Las Vegas ‘rock ‘n’ roll chef’ Kerry Simon dies at 60
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At one time, chef Kerry Simon told Esquire magazine, “My idea of high pressure was making an omelet for Henry Kissinger.”
That all changed when he was diagnosed with Multiple System Atrophy, a neurological disease similar to Parkinson’s.
The Evanston native — who started his culinary career at a Little Caesars alongside future actor Bill Murray — dominated the Las Vegas strip with restaurants known for new American cuisine and comfort-food flourishes. They featured cotton-candy desserts, Spam croquettes and pajama brunches.
Mr. Simon, whose long hair and why-not attitude — one of his favorite sayings was, “Are there girls there?’’ — became known as the “rock ’n’ roll chef.” Friends and patrons included Alice Cooper, Todd Rundgren, Rick Nielsen, Sammy Hagar, Slash, Vince Neil, and members of Led Zeppelin, the Rolling Stones and INXS.
He died of MSA on Sept. 11 in Las Vegas at age 60.
While attending Evanston Township High School, he began working at Evanston’s Little Caesars to save money for an electric guitar. Murray, meanwhile, said on “The Jimmy Kimmel” show that he used the job to stave off hunger, sometimes eating dough, a habit that caused intestinal distress.
“I worked with a guy who became a very famous chef, who’s really funny. We started together” at Little Caesars, Murray told Kimmel. “Kerry Simon is his name. . . . We were the ‘class’ the stars fell on.”
Last year, Murray attended a Vegas benefit in honor of Mr. Simon and the fight against MSA that raised an estimated $550,000.
In his off-hours from Little Caesars, Kerry Simon experimented with French cuisine. “He would go through Julia Child’s cookbook and start from the beginning and try and make every dish,” said his brother, Scott Simon. As a young man, he also worked for Dave Glatt, founder of Dave’s Italian Kitchen in Evanston, his brother said.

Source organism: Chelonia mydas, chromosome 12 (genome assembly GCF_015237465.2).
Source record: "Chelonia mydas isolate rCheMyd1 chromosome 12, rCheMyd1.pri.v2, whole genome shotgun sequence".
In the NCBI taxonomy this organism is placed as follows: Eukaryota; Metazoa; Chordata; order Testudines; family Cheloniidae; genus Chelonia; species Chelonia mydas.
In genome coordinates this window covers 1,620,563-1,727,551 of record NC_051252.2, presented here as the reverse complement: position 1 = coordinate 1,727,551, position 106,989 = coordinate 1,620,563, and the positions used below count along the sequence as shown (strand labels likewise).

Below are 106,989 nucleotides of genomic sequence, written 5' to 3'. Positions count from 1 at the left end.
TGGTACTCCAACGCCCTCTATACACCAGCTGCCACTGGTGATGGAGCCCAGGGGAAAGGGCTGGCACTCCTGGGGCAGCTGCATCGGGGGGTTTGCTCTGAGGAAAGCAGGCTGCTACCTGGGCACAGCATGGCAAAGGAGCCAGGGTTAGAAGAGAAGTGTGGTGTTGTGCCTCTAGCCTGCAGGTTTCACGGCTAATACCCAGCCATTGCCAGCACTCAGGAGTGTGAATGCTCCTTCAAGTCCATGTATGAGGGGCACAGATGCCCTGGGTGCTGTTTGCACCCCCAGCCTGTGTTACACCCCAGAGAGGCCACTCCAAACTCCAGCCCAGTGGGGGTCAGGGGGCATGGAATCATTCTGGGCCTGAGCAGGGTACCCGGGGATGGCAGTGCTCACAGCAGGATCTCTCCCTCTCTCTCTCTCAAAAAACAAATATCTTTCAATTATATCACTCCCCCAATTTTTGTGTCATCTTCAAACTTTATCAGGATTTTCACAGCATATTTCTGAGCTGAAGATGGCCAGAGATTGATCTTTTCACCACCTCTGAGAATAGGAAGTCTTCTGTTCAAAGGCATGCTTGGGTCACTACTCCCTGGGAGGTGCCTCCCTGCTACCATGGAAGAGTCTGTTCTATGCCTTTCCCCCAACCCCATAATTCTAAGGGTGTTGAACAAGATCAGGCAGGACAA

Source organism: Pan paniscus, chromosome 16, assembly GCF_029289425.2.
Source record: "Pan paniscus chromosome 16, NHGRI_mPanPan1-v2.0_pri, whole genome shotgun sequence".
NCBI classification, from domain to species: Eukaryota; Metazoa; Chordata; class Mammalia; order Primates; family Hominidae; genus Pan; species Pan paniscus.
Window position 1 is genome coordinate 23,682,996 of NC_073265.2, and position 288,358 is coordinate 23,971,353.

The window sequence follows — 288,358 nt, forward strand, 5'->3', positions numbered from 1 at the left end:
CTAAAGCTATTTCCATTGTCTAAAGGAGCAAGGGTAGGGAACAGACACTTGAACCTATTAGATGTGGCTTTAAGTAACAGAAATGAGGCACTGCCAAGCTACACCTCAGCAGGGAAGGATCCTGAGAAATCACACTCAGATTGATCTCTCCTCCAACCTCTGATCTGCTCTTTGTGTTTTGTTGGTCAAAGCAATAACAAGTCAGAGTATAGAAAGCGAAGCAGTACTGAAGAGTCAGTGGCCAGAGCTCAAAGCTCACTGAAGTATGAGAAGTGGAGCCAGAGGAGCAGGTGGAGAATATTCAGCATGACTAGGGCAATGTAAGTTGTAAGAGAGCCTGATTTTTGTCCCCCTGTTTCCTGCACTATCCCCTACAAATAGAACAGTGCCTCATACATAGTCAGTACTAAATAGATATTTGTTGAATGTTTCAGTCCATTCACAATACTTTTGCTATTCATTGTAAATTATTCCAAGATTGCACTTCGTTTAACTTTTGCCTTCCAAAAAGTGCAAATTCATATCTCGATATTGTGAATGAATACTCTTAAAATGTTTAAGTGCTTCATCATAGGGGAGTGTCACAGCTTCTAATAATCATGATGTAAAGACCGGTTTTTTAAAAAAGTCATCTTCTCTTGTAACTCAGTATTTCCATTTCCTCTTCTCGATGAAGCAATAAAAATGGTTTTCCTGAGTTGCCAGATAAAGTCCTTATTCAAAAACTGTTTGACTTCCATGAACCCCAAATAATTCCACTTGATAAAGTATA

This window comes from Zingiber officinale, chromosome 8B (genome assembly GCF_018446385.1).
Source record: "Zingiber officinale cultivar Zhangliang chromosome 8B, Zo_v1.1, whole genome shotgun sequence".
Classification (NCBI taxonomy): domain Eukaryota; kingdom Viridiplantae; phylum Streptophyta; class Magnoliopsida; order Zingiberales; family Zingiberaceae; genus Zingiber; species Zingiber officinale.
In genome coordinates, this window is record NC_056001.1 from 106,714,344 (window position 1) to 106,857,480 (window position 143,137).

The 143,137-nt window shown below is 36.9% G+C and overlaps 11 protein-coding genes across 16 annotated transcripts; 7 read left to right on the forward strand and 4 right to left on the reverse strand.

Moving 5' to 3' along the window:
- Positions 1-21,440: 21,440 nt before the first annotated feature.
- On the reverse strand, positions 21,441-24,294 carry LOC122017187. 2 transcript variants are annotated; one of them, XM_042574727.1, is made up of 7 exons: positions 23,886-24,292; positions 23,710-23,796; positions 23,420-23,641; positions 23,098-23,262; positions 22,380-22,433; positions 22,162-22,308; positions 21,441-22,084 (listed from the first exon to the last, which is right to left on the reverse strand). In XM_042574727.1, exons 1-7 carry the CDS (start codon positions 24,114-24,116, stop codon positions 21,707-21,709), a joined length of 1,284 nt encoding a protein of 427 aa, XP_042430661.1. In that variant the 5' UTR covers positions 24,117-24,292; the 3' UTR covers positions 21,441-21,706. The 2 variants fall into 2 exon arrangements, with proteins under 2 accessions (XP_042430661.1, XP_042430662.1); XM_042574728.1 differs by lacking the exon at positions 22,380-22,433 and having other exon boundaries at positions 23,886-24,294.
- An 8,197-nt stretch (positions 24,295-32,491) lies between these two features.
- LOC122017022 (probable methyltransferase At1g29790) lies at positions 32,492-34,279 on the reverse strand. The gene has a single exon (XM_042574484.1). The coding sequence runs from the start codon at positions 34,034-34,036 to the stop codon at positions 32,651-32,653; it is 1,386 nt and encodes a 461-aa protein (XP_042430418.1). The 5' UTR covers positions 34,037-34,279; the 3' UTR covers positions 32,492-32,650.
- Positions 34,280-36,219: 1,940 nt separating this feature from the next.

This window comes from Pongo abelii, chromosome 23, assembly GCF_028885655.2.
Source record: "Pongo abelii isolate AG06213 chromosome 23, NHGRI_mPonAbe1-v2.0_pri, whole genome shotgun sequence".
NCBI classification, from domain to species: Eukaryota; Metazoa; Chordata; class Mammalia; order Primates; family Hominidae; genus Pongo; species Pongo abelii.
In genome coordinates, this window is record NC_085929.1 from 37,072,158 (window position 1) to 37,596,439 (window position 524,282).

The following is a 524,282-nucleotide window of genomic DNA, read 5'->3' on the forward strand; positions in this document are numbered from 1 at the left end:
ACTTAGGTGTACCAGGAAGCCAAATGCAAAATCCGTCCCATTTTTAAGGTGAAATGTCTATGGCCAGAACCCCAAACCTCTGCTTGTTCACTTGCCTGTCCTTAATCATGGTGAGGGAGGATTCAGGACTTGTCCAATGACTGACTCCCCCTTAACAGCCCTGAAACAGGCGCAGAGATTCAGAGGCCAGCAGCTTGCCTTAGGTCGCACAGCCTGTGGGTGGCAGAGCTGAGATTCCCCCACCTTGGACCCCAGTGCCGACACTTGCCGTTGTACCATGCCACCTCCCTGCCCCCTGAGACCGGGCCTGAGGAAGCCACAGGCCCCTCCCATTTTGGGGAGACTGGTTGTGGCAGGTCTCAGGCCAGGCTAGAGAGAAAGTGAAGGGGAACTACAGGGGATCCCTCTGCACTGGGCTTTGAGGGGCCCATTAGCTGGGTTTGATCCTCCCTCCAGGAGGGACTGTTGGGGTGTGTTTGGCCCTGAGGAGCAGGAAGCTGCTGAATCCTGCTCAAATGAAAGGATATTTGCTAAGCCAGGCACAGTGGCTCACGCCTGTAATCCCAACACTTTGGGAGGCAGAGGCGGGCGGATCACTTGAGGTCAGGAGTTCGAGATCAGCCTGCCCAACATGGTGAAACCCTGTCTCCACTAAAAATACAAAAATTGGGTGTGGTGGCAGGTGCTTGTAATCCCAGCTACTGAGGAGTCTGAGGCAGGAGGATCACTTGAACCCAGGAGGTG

Mr. Simon won a scholarship to the Culinary Institute of America in New York and trained under chefs including Jean-Jacques Rachou of La Cote Basque and Andre Soltner of Lutece. In some kitchens, he saw hot-tempered chefs scream at staffers.
It influenced how he treated others. “He really kind of found, like, a Zen peace within himself, and he thought that wasn’t the way to talk to individuals,” his brother said.
“He was just very Buddhist. He had many Buddhas in his house,” said his business partner, Elizabeth Blau. “He just was kind and considerate.”
Mr. Simon made his mark at New York’s Plaza Hotel, where he clicked with Ivana Trump, wife of the hotel’s then-owner, Donald Trump. She hired him to cook in its Edwardian Room.
Life came full circle when his idol, David Bowie, arrived for dinner. Mr. Simon had once seen saw Bowie perform as Ziggy Stardust, and “It just, it changed my life,” he told KCRW Radio’s Guest DJ project.
“It was ’91 or something and somebody called me and said, ‘Iman wants to come into the kitchen to have dinner.’ And then they called back later and said, ‘and David Bowie’s going to be with them and they might be getting engaged,’ ’’ he said. “David was shocked he was eating in the kitchen. I think he thought he was going to eat in the dining room and they had this whole long winding way into the kitchen. So, later, they got engaged in my kitchen.”
He helmed restaurants in Miami, including Blue Star, Starfish, Max’s and Mercury. Though 18 years older than Scott Simon, he was an attentive big brother, especially after their father died.
“At the age of 17, Kerry had invited me to come out to Miami, and said, ‘Why don’t you just check it out,’ ” Scott Simon recalled. “My entire education was dishwashing, to line, to bussing. He definitely looked after me.”
Today, Scott Simon is executive chef at one of his brother’s restaurants, Chuck’s, at the Hard Rock Hotel Chicago.
Kerry Simon’s first Vegas foray came at the 1998 opening of the Bellagio, where he was executive chef of Jean-Georges Vongerichten’s Prime Steakhouse. He went on to open Simon Kitchen and Bar in Vegas’ Hard Rock Hotel. There, he said, he perfected the burger that helped him vanquish Cat Cora on the show, “Iron Chef America.”
“He took comfort food and really elevated it to a level and experience that would be similar to fine dining, but with rock ’n’ roll and blue jeans,” said Blau, his partner at Simon Kitchen and Bar.
He started restaurants from Atlantic City to Los Angeles to the Dominican Republic. His ventures still operating today include Chuck’s, Simon Kitchen and Bar at the Hard Rock in Palm Springs, Simon Mansion in the Dominican Republic, and Carson Kitchen in Las Vegas.
Mr. Simon also is survived by two other brothers, Glen and Doug, and two nieces. A Las Vegas memorial is scheduled for Oct. 18.